Book Review 406: Our Native Bees
OUR NATIVE BEES: North America’s Endangered Pollinators and the Fight to Save Them, by Paige Embry. 224 pages, illustrated. Timber, $25.95
I like to watch the bumblebees lolling in the giant blossoms of the night-blooming cereus that decorates my mailbox. They wallow on the stamens and pistils as if in an opium dream.
This is not normal for native bees, who have Stakhanovite work habits: 400 blue orchard bees can pollinate almonds as effectively as 10,000 honeybees.
I had not realized — nor had author Paige Embry before she started on “Our Native Bees” — that honeybees (imported from Europe) cannot pollinate tomatoes. Those North American plants require native “buzz” pollinators.
In this chatty little book — too chatty for my taste — we enjoy a brief sampling of a few of the 4,000 species of native bees.
Most of what you think you know about bees in general will have to be thrown out.
For example, for most species there are no overwintering queens, nor any worker attendants. For most bees most of the time, there are no adults.
Th adults work furiously for a few weeks (sometimes only as long as a certain species of plant is flowering), then they die, worn out, leaving eggs hidden on beds of nutritious pollen, in stems, holes in the ground or other secluded places.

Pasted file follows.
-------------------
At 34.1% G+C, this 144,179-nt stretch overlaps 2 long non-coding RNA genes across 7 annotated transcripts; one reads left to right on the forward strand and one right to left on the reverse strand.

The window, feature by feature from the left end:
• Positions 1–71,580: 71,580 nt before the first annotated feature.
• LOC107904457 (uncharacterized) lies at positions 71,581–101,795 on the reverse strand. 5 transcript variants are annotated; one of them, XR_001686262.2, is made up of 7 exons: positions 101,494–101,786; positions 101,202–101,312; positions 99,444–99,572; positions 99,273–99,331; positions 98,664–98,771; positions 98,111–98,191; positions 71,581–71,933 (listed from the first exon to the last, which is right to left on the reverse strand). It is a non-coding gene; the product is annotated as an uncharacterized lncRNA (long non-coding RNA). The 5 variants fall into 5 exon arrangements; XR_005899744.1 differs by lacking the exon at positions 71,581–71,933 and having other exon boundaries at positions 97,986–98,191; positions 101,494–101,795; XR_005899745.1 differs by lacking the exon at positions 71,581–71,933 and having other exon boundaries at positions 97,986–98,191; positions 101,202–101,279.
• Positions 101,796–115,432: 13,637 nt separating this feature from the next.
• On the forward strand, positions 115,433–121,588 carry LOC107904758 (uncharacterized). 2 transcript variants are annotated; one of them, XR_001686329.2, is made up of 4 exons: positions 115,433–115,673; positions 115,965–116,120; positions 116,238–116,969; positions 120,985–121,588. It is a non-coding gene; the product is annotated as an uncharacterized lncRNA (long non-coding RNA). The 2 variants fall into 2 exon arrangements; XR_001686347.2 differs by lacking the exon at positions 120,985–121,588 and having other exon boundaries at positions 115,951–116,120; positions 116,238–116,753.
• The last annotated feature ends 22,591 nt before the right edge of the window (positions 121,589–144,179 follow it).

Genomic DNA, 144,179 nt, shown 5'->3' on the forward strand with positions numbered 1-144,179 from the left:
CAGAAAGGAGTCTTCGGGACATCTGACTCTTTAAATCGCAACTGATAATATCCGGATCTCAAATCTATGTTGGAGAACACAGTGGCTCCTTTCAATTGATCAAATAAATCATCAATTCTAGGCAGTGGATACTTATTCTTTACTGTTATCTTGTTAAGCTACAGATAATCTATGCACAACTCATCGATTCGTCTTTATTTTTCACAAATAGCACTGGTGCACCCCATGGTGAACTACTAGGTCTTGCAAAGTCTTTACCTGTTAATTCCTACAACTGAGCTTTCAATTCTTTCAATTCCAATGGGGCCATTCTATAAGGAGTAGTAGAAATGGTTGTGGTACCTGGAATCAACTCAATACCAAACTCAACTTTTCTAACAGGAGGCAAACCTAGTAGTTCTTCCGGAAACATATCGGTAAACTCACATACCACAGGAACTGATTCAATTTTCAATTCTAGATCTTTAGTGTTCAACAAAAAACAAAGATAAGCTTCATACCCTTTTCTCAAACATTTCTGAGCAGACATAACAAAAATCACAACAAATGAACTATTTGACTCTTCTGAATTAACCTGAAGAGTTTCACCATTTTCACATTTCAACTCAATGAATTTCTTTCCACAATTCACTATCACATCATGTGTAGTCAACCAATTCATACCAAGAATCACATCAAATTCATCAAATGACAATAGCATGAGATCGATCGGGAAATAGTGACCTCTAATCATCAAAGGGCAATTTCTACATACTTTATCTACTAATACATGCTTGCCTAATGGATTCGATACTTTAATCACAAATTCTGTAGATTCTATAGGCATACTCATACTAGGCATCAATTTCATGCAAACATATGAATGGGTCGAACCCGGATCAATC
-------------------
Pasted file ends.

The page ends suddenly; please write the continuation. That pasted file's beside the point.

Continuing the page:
Most native bees are solitary, but different species vary through degrees of sociality up to almost (but not quite) the megalopolises built by honeybees.
Honeybees turn out not to be such efficient pollinators but they serve humans by making large quantities of honey and wax, by being tractable and by being easily transportable.
Forcing native bees to do farmers’ jobs is difficult. The bees are willing enough but their working conditions are not easily modified.
Nevertheless, with the killer diseases and parasites attacking honeybees, as well as problems with pesticides, native bees are beginning to get more respect.
Home owners will learn from “Our Native Bees” strategies to make your yard (or golf course) safer for the natives.
As a bonus, you will spend less time mowing the grass.
One reason “Our Native Bees” is short is that not a lot is known about native bees. It is suspected the not nearly all have even been identified, much less studied for their lifestyles.
But there are lots of color pictures.